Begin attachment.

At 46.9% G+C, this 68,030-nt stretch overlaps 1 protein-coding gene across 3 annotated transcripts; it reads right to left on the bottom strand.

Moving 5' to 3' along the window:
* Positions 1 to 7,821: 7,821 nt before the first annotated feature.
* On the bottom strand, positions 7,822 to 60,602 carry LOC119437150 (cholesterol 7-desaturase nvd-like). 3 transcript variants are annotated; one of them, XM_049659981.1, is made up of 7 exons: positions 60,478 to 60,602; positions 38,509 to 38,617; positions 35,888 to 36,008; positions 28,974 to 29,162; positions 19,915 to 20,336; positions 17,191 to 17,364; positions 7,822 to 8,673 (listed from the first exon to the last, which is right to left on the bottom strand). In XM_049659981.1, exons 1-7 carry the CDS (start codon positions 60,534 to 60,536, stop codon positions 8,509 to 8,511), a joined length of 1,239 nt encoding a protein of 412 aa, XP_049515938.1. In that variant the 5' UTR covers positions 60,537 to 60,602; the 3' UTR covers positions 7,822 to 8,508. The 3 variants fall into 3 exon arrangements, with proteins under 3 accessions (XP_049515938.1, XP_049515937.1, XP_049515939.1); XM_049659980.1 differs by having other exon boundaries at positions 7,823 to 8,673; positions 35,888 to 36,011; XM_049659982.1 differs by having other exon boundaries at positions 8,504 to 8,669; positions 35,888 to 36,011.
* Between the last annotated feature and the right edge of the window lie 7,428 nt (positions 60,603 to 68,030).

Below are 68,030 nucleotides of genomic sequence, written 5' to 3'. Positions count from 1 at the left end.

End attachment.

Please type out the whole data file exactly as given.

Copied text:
At 46.9% G+C, this 68,030-nt stretch overlaps 1 protein-coding gene across 3 annotated transcripts; it reads right to left on the bottom strand.

Moving 5' to 3' along the window:
* Positions 1 to 7,821: 7,821 nt before the first annotated feature.
* On the bottom strand, positions 7,822 to 60,602 carry LOC119437150 (cholesterol 7-desaturase nvd-like). 3 transcript variants are annotated; one of them, XM_049659981.1, is made up of 7 exons: positions 60,478 to 60,602; positions 38,509 to 38,617; positions 35,888 to 36,008; positions 28,974 to 29,162; positions 19,915 to 20,336; positions 17,191 to 17,364; positions 7,822 to 8,673 (listed from the first exon to the last, which is right to left on the bottom strand). In XM_049659981.1, exons 1-7 carry the CDS (start codon positions 60,534 to 60,536, stop codon positions 8,509 to 8,511), a joined length of 1,239 nt encoding a protein of 412 aa, XP_049515938.1. In that variant the 5' UTR covers positions 60,537 to 60,602; the 3' UTR covers positions 7,822 to 8,508. The 3 variants fall into 3 exon arrangements, with proteins under 3 accessions (XP_049515938.1, XP_049515937.1, XP_049515939.1); XM_049659980.1 differs by having other exon boundaries at positions 7,823 to 8,673; positions 35,888 to 36,011; XM_049659982.1 differs by having other exon boundaries at positions 8,504 to 8,669; positions 35,888 to 36,011.
* Between the last annotated feature and the right edge of the window lie 7,428 nt (positions 60,603 to 68,030).

Below are 68,030 nucleotides of genomic sequence, written 5' to 3'. Positions count from 1 at the left end.